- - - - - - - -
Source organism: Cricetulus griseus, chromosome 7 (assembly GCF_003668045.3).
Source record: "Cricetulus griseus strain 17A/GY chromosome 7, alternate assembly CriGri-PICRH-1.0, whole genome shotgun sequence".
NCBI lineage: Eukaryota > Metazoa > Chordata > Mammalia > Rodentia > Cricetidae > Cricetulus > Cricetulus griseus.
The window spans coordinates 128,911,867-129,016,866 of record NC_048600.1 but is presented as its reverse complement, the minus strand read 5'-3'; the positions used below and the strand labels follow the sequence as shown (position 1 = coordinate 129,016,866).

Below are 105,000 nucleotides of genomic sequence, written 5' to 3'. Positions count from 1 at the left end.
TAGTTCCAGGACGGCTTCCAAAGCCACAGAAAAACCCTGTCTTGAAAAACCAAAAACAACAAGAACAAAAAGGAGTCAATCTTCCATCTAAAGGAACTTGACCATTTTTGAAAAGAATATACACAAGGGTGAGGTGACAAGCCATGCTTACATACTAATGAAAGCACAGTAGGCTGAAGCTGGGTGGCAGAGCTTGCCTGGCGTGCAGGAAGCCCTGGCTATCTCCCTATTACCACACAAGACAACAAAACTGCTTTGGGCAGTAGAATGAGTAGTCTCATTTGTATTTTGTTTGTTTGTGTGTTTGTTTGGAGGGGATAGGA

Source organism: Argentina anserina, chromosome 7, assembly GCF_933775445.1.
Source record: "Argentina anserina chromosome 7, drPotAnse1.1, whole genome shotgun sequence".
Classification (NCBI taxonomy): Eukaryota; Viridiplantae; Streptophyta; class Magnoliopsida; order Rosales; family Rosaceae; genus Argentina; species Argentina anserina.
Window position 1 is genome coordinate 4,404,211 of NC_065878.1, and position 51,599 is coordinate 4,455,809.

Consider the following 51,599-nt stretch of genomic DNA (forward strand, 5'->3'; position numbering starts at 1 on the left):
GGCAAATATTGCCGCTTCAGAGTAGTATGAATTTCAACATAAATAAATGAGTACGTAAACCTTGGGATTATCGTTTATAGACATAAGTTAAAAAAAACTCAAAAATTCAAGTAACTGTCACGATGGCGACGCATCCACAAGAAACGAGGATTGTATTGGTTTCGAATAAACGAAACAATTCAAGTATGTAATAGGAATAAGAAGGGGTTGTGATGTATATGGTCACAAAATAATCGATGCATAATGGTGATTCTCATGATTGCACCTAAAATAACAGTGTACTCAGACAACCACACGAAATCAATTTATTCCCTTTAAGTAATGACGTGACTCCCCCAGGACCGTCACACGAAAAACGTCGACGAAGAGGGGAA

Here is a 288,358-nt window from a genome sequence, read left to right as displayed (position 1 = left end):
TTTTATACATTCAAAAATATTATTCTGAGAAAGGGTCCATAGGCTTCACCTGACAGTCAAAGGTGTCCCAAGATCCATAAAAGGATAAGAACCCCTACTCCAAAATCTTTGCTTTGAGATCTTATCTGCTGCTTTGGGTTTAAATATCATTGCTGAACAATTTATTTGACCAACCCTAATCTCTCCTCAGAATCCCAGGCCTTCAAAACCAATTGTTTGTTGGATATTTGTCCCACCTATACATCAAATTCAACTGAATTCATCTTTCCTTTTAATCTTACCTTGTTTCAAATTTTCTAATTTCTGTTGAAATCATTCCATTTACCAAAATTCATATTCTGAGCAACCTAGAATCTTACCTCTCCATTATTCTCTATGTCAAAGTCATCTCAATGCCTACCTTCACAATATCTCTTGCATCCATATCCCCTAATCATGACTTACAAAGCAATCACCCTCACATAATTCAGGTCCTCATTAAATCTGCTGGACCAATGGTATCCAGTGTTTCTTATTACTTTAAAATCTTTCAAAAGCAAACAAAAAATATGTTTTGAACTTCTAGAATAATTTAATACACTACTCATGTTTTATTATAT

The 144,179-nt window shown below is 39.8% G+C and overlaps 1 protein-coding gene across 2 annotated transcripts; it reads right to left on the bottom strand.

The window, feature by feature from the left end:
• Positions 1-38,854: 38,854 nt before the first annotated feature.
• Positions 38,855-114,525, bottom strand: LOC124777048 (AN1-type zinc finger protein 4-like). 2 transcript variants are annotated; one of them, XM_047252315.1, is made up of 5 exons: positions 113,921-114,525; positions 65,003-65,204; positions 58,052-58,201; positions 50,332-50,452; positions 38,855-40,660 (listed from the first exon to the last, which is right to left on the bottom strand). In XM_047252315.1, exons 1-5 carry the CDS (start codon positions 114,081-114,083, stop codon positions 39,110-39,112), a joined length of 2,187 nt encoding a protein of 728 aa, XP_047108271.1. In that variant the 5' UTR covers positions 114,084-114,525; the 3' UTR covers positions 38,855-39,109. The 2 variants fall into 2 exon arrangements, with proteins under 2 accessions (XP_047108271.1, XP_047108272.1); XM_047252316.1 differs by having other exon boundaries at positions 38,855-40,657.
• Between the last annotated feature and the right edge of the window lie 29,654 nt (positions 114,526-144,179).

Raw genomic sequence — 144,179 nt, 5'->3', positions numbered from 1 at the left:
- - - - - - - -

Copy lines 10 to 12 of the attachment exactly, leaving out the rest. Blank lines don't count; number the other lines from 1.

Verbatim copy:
Window position 1 is genome coordinate 4,404,211 of NC_065878.1, and position 51,599 is coordinate 4,455,809.

Consider the following 51,599-nt stretch of genomic DNA (forward strand, 5'->3'; position numbering starts at 1 on the left):
GGCAAATATTGCCGCTTCAGAGTAGTATGAATTTCAACATAAATAAATGAGTACGTAAACCTTGGGATTATCGTTTATAGACATAAGTTAAAAAAAACTCAAAAATTCAAGTAACTGTCACGATGGCGACGCATCCACAAGAAACGAGGATTGTATTGGTTTCGAATAAACGAAACAATTCAAGTATGTAATAGGAATAAGAAGGGGTTGTGATGTATATGGTCACAAAATAATCGATGCATAATGGTGATTCTCATGATTGCACCTAAAATAACAGTGTACTCAGACAACCACACGAAATCAATTTATTCCCTTTAAGTAATGACGTGACTCCCCCAGGACCGTCACACGAAAAACGTCGACGAAGAGGGGAA